How would you describe your culture?

Passive aggressive behaviors, gossip, lack of transparency, raging egos and unrealistic expectations are likely not the cultures that any of us seek. Yet, many of us have experienced one, if not all, of thse at some point in our careers. Ask yourself:

  • What are three words or phrases that describe your teams’ culture?
  • What are three words or phrases that describe your company’s culture?
  • Are those words the same, or different? And why?

Executives at the top usually set the tone and culture of the organization. Their direct reports often define employee engagement and how they feel about their work. If these individuals are unsettled, insecure, or striving to prove their worth, internal fears can seed their actions and pollute the team or entire corporate culture. Culture starts within. Ask yourself:

  • Do I trust myself and my decisions?
  • Do I live more in fear than abundance?
  • Do I empower or diminish others?
  • Do I need to be right?

Many of us must do the internal work to evolve from being a boss to a leader. Leaders empower people, creating an environment that encourages others to stretch with support, constructive feedback and redirection, or refocus when necessary. Leaders assess project expectations to optimize impact.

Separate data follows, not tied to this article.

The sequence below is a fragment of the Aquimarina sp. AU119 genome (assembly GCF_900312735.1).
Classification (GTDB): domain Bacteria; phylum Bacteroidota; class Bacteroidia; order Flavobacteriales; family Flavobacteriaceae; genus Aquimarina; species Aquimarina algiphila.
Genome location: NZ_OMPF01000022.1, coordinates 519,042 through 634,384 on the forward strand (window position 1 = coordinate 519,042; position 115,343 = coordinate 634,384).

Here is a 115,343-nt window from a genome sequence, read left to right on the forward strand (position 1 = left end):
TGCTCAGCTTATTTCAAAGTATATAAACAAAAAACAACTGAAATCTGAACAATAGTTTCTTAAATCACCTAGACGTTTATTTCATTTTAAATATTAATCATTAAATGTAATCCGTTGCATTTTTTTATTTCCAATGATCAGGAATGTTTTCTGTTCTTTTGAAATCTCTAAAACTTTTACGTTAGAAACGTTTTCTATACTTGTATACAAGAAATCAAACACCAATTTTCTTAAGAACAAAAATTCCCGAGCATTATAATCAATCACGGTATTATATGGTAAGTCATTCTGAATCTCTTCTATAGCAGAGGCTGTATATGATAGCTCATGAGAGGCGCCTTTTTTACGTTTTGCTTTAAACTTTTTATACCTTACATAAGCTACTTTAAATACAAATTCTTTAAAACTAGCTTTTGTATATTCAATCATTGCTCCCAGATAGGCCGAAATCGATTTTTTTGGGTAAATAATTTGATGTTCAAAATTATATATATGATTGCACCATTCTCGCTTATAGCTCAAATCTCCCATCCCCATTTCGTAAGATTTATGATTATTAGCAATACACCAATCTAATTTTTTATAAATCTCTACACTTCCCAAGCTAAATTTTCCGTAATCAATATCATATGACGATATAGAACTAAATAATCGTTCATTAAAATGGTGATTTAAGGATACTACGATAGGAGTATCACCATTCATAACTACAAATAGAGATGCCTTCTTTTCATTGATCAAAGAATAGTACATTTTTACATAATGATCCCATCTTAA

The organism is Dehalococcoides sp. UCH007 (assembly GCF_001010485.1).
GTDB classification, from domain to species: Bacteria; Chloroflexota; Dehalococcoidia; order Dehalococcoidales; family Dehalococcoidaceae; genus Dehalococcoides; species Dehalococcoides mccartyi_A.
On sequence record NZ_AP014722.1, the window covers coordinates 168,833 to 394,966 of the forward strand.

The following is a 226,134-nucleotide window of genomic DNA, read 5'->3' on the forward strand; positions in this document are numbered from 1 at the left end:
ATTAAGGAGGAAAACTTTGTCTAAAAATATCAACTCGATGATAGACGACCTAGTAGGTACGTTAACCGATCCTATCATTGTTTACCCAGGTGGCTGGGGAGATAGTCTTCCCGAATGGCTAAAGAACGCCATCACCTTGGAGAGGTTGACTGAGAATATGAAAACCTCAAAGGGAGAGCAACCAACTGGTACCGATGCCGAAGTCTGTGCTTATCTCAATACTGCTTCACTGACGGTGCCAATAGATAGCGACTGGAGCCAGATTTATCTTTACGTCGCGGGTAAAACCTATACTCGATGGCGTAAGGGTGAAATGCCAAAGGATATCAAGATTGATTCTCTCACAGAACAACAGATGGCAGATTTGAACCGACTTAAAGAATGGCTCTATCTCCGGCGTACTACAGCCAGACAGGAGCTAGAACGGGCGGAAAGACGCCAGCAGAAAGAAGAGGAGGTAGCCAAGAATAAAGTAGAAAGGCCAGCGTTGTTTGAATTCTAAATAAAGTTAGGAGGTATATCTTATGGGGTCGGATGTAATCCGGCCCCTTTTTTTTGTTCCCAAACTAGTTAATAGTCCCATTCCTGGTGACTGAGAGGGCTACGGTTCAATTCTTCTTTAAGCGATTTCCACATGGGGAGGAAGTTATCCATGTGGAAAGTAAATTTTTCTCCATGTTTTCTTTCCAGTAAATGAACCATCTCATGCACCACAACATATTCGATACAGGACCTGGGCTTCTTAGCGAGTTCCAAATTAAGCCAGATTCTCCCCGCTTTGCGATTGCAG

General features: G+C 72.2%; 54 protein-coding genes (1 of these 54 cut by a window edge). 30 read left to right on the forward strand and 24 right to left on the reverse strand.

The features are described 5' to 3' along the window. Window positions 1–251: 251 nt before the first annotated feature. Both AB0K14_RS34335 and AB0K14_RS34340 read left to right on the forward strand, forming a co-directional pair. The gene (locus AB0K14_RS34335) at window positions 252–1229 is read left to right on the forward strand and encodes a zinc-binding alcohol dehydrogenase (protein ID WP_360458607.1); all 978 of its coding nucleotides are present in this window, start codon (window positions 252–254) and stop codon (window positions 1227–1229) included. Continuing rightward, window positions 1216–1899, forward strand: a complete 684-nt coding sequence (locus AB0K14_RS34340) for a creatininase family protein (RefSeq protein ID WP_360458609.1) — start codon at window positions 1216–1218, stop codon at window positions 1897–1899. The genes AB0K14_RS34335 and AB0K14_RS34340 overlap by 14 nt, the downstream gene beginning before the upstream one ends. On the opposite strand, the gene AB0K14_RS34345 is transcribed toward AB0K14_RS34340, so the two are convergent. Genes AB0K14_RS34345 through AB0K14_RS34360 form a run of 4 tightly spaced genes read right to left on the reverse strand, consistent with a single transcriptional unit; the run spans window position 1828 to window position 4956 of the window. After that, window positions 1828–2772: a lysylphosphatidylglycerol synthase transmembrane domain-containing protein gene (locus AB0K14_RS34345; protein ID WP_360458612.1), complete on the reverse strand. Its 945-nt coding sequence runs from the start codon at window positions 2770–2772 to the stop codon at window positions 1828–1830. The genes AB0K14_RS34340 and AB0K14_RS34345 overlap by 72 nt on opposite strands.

Bosses primarily focus on themselves, their reputation and their career track. They lead with fear and threats, often overcommitting their teams to too many projects out of fear that others will think they are not good enough.

Leaping from boss to leader is not always easy but doing so can heavily influence the well-being of your relationships, teams and cultures. There are 10 steps you can take to shift from being a boss to being a leader.

  1. Assess your actions. What do you say, how do you respond and how do you think you make people feel?
  2. Get feedback. Leaders seek both positive and negative feedback to align their actions with their desired results.
  3. Evaluate your self-talk. How you talk to yourself often drives how you respond to others.
  4. Practice mindfulness. Be aware of your ego and how and when it shows up.
  5. Be honest with yourself. What fears and insecurities get the best of you? What inspires you?
  6. Find inspiring people. Podcasts, books and videos can provide great ideas and strategies.
  7. Adjust each day. You don’t have to make giant leaps. Small tweaks in your responses, questions, or comments can make a big impact.
  8. Take time away. Give your mind a break, explore activities to shift your energy and create space.
  9. Keep practicing. We are here to inspire, support and empower, even though our egos tell us otherwise.
  10. Watch for small shifts. Be aware of how others respond when we are present.

Good cultures take work. Some people are gifted with empowering others, but most must work at believing in themselves first before they can empower others. Give yourself the gift of time to understand how your thoughts and self-talk drive your action and belief in others. You are worth it, and your culture will benefit.

JJ DiGeronimo is President of Tech Savvy Women